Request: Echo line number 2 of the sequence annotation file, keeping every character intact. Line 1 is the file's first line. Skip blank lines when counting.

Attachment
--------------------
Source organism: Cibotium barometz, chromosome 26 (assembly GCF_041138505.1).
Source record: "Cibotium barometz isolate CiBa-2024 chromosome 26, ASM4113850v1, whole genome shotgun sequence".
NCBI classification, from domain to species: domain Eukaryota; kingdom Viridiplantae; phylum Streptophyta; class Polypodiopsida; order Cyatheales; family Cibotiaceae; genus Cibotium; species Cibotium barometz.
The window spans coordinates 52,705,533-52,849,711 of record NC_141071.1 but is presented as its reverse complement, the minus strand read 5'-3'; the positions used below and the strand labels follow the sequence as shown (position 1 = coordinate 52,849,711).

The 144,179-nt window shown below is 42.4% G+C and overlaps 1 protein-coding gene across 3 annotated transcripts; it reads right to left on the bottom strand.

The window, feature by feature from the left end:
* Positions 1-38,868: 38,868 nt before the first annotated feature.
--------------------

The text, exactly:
Source record: "Cibotium barometz isolate CiBa-2024 chromosome 26, ASM4113850v1, whole genome shotgun sequence".